Learn the facts about Shigella, how to prevent it and what to do if someone in your program has it.
It is never safe for a child to be in or around a vehicle without adult supervision. During the warmer months of the year, unattended children left in cars are more likely to suffer heat-related illnesses. Children also may suffer injury when playing alone around parked vehicles. Program staff and parents can use this resource to learn more about car safety practices that keep young children healthy.
The HHS Poverty Guidelines are used to determine income eligibility for participation in Head Start and Early Head Start programs. Program staff may refer to these resources when working with families.
Office of Head Start administers grant funding and oversight to agencies that provide Head Start services in communities across the country. OHS also provides policy direction and training and technical assistance.
In January 1964, President Lyndon B. Johnson declared war on poverty. It launched a comprehensive child development program that would help communities meet the needs of disadvantaged preschool children.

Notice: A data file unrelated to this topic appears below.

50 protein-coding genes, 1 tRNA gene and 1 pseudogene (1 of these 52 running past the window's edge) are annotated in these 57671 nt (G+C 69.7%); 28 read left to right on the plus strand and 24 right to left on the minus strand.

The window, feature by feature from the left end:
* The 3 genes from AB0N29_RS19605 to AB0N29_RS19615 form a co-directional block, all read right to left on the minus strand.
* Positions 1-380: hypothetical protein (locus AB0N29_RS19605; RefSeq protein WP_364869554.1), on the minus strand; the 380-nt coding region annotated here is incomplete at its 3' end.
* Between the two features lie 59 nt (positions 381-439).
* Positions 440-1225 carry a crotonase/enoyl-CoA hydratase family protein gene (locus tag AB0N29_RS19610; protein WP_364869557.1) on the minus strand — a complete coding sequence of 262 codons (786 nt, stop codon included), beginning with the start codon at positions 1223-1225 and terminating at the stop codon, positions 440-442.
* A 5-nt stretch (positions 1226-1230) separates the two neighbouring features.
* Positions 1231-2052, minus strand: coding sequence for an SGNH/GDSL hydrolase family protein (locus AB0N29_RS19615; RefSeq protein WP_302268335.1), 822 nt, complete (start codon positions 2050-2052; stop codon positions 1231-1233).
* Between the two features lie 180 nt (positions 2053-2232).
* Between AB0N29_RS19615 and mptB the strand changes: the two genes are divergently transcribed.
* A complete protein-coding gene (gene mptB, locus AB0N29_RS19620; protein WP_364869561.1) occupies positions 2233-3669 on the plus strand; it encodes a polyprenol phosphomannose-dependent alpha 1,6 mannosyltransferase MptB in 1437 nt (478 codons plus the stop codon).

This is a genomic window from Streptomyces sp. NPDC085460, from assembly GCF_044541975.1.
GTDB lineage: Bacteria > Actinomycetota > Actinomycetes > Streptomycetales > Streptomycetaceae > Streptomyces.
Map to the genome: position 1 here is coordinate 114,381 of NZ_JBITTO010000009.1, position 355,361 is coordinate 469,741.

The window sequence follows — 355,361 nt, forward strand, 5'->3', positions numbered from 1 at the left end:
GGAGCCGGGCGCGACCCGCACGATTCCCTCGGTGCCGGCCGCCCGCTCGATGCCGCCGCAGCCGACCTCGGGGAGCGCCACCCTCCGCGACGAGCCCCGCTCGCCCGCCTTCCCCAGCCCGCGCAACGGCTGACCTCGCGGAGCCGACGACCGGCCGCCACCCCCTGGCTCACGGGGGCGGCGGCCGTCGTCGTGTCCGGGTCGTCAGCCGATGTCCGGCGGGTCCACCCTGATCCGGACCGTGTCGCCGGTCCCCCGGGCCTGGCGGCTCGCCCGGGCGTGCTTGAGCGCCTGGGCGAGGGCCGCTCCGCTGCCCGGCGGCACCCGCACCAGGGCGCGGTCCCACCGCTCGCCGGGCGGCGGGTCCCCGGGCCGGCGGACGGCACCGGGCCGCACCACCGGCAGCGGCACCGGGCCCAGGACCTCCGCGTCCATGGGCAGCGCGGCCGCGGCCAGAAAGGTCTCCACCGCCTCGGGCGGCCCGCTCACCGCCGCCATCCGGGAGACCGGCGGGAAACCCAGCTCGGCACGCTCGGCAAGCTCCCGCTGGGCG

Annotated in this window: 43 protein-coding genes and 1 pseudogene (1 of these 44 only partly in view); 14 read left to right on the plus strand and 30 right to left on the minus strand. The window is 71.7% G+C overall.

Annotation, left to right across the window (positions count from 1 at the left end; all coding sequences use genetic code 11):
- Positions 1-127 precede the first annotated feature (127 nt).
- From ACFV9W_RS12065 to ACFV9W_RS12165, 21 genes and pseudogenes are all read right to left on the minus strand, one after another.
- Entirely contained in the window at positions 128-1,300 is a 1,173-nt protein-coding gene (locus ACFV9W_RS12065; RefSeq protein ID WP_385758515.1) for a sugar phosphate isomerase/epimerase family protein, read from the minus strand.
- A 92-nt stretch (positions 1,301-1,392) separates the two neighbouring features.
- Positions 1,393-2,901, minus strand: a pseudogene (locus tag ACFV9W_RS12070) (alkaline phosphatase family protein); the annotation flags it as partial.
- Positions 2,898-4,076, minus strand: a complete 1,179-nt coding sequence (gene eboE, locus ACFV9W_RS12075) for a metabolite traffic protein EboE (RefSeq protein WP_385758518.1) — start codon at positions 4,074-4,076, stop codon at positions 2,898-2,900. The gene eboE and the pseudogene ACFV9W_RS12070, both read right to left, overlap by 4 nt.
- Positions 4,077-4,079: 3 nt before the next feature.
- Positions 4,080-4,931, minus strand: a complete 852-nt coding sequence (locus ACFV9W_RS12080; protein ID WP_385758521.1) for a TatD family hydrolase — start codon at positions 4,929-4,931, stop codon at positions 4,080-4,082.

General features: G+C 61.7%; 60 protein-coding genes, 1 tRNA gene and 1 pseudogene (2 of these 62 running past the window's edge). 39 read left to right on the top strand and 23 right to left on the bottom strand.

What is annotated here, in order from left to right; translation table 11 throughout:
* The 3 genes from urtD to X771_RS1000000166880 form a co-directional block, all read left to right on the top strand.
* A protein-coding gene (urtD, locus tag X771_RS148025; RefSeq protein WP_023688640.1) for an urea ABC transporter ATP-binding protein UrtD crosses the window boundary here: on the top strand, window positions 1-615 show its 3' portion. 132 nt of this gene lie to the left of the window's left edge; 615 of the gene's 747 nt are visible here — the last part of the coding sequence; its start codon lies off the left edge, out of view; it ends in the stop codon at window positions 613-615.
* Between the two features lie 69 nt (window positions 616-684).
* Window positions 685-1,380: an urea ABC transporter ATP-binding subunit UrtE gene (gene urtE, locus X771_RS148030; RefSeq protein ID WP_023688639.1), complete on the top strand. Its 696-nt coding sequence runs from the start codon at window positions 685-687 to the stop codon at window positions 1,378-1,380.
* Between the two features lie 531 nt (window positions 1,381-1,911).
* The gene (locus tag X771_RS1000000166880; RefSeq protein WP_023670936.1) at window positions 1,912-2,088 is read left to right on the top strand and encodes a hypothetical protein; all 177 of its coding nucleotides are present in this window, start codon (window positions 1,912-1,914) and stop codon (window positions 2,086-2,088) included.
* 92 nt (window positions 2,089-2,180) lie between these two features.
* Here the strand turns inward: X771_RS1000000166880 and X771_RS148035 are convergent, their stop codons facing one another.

Learn about regulations, resources, programs, and agencies that can help grantees prepare for and recover from a disaster or crisis.
Following is a list of non-profit financial and Technical Assistance (TA) intermediaries involved in planning, developing, and financing facilities for low-income child care and Head Start programs. Grantees looking for new funding resources to support their goals and objectives will find this information useful.
This section is designed for child care providers and health consultants. These resources can be used to help ensure safe, healthy, and high-quality settings for all children.
Many children and parents receive Early Head Start and Head Start services right in their own home! Home visitors come once a week and work with parents and their children.
Healthy eating is essential to a child's nutrition and well-being. Children who are overweight are at risk for chronic health problems. The Weight-control Information Network (WIN), a service of the National Institute of Diabetes and Digestive and Kidney Diseases (NIDDK), offers guidance to parents and caregivers on how to encourage healthy eating habits in children.